Archive for December, 2011

December 31, 2011

It’s New Year’s—And I’m Back

It might have seemed that I fell off the face of the earth this last week, when what I intended to be a four- or five-day break turned into over a week off of blogging. The truth is, I was having so much fun with my family that I just didn’t sit down at my computer. And as much as I love blogging, a break from the norm was very, very welcome.

 

The silly bit of it is that I’ve had end-of-the-year posts saved up in my brain for weeks. That’s how my blogging mind works—I think of things to write before the appropriate occasions present themselves. Then I either write them down way too early and save them to be posted later or, as in this case, I keep thinking about them and thinking about them, then leave the state for a few days, stay away from my computer for a few more, and then finally cram it all into one post.

 

2011 has been an excellent year. I’ve come into my own as a mother; I’ve learned a great deal that’s helping me to focus on making my marriage and family life the best it can be; I’ve successfully launched a freelance business; I’ve read thirty books; I’ve learned to knit; and (for the most part) I’ve kept up with blogging.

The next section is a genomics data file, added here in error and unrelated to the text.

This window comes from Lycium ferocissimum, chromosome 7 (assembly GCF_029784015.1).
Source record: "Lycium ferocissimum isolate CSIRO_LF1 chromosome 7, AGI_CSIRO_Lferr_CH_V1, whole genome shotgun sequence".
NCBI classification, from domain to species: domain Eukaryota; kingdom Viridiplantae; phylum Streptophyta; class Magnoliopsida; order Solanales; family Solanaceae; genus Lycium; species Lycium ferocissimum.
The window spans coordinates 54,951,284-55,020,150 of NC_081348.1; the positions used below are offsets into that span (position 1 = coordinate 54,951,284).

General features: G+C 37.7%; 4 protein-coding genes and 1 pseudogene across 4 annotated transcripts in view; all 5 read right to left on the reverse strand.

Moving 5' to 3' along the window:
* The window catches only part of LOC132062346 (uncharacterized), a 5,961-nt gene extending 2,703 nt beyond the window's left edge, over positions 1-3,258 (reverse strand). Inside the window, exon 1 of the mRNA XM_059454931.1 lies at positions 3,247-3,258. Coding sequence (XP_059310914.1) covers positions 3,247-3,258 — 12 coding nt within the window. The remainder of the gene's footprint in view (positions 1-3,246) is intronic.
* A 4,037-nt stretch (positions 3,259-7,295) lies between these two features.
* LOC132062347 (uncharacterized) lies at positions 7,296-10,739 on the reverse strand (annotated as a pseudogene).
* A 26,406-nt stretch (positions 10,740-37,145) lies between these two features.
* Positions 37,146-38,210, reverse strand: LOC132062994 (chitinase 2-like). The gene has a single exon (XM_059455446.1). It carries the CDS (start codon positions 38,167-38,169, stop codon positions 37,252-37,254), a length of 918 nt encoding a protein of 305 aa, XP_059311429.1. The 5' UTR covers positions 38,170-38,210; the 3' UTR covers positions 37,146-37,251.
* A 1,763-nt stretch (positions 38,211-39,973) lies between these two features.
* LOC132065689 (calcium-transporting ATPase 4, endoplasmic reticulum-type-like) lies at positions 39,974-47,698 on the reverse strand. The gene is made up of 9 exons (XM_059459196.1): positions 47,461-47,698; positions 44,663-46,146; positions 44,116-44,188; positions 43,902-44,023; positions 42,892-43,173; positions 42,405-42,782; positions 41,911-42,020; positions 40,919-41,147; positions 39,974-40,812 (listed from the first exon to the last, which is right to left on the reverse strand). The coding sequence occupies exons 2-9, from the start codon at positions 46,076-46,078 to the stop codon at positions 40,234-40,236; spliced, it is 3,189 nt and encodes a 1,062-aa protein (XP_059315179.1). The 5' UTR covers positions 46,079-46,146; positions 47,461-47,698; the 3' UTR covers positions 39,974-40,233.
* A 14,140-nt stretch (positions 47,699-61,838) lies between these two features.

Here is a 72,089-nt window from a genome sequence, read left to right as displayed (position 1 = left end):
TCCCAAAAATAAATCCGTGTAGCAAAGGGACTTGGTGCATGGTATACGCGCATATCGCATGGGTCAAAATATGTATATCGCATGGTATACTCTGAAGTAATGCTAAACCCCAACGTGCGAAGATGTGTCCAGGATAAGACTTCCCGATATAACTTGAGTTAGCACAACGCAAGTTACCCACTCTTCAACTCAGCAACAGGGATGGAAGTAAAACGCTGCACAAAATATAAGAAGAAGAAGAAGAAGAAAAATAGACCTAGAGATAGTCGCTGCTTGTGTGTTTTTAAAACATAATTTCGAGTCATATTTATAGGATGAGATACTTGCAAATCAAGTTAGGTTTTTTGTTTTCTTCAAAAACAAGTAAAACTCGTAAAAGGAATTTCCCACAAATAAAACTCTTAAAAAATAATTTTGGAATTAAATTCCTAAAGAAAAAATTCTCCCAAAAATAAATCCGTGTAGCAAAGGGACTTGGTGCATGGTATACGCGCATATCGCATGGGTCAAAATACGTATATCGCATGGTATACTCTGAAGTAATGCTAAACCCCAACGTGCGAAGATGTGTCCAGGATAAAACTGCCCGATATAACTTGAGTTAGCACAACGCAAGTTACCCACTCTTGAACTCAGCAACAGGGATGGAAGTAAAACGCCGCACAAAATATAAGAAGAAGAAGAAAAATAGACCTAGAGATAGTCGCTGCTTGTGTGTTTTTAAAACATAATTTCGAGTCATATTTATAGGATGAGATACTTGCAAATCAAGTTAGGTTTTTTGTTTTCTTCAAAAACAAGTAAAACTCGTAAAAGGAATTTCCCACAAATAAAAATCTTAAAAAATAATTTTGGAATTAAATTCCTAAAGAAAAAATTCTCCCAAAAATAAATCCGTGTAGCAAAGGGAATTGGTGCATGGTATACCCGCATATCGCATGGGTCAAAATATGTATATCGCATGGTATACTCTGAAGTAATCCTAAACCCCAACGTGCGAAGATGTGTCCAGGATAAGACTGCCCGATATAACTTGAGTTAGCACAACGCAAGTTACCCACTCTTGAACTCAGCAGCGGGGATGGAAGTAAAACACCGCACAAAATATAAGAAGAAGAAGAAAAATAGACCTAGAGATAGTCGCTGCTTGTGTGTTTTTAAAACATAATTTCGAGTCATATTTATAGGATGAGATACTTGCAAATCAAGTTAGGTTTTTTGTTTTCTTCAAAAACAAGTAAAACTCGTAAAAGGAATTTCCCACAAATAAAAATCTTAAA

Man, am I tired. Ha!

 

But then this list is not meant to toot my own horn. Rather it’s meant to express, in large part as a reminder to myself, that this year I learned to trust in a whole new way.

 

I learned that I achieve more when I don’t cling to what I think I know, what I think is mine.  I learned that life is more worthwhile when it’s not just about myself. I learned that I have more energy when I give my time completely to others—to John, to Jacob, to friends I talk with over the phone or visit with in person, and most especially to God in prayer.

 

I could not have had the year I did without my faith, my marriage, my family. People sometimes say that high school is the best four years of your life. Others contend that the years spent in undergrad are the greatest. Those times were good for me, and when they drew to a close, I had only a hazy expectation of what came next. It turns out, these years after high school, after college, when I am in the world and making it my own; when I am learning what it really means to be married, to be a mother, to be a woman of faith—it is these years that are truly my prime.  And I can’t wait to start another one.

 

Photos and “Best of 2011” lists coming soon!

 

Happy New Year!

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December 22, 2011

A Little Justification Goes a Long Way

Good news, blogger friends: a) I remembered what I was going to write about yesterday, and b) The Biggest Loser is over until January, so you have at least two weeks until I rave about it again.

A couple of weeks ago, we went to the aquarium with my parents. Jacob had a wonderful time—there were four people to chase him/carry him around/feed him rolls, plus all kinds of fish and whatnot to look at. We went to celebrate my mom’s birthday, but Jacob probably thought it was his.